*Most words are in English.
Important
This guide assumes a basic understanding of derivatives and matrices.
You can view a more neatly formatted version of this post on my blog.
Backpropagation sounds and looks daunting. It doesn’t need to be. In fact, backpropagation is really just a fancy word for the chain rule. Implementing a backpropagation algorithm is simply implementing one big fat chain rule equation.
Let’s remind ourselves of the chain rule. The chain rule lets us figure out how much a given variable indirectly changes with respect to another variable. Take the example below.
We want to figure out how much y changes with each increment in x. The problem is that x doesn’t direcly change y. Rather, x changes u which in turn changes y.
The chain rule allows us to solve this problem. In this case, the chain rule tells us that we can figure out how much x indirecly changes y by multiplying the derivative of y with respect to u, and the derivative of u with respect to x.
Aaand I’ve just described backpropagation in a nutshell. That’s all there really is to it. The only difference is that in a neural network there are many more intermediate variables and functions, and that we want to find out how the weights indirectly change the loss.
Let’s see this tangibly in action.
We have the following neural network comprised of two layers: the first layer contains the affine function^{[1]} together with the ReLU, while the second layer contains only the affine function. The loss, which is MSE (Mean Squared Error), will then be calculated from the output of the second layer.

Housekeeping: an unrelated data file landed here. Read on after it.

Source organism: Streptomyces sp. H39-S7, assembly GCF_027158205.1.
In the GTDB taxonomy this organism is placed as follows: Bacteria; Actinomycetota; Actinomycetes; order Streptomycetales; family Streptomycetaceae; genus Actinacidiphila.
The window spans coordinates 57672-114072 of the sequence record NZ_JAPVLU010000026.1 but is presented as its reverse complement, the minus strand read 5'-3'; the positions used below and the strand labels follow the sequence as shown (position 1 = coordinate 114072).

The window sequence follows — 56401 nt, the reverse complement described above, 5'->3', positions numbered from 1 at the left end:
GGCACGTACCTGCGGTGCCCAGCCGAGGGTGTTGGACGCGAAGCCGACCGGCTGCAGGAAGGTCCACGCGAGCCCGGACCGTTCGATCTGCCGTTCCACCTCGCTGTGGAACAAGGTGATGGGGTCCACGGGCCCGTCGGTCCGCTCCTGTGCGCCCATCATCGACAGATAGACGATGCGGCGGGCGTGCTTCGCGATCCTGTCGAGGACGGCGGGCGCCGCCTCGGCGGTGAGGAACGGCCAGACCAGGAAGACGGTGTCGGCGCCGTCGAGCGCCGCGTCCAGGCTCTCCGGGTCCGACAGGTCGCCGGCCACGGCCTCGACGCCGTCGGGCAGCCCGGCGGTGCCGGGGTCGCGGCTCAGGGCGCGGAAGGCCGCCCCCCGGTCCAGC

Mathematically speaking, the first layer with a single sample x looks like this.
The second layer looks like this.
And the loss function looks like this.
Note
MSE in its most basic form looks like this.
\text{MSE} = \frac{(y  x)^2}{1}If we have multiple data points, then it looks like this.
\text{MSE} = \frac{(y_1  x_1)^2+(y_2  x_2)^2+(y_3  x_3)^2}{3}
However, when working with multiple samples, the mean squared error comes out looking like this, where N represents the total number of samples.
Or more simply…^{[2]}
…or even more simply.
Our goal for the rest of this guide is to derive the gradients of w_1.
The equation above looks quite the mouthful though. One might even say scary. How would you even apply the chain rule here? How would you use the chain rule to derive the gradients of the weights and biases?
Let’s simplify things by introducing a bunch of intermediate variables. We’ll begin by substituting the innermost pieces of the equation, and then gradually make our way out.
The menacing equation above now gradually simplifies into the cute equation below.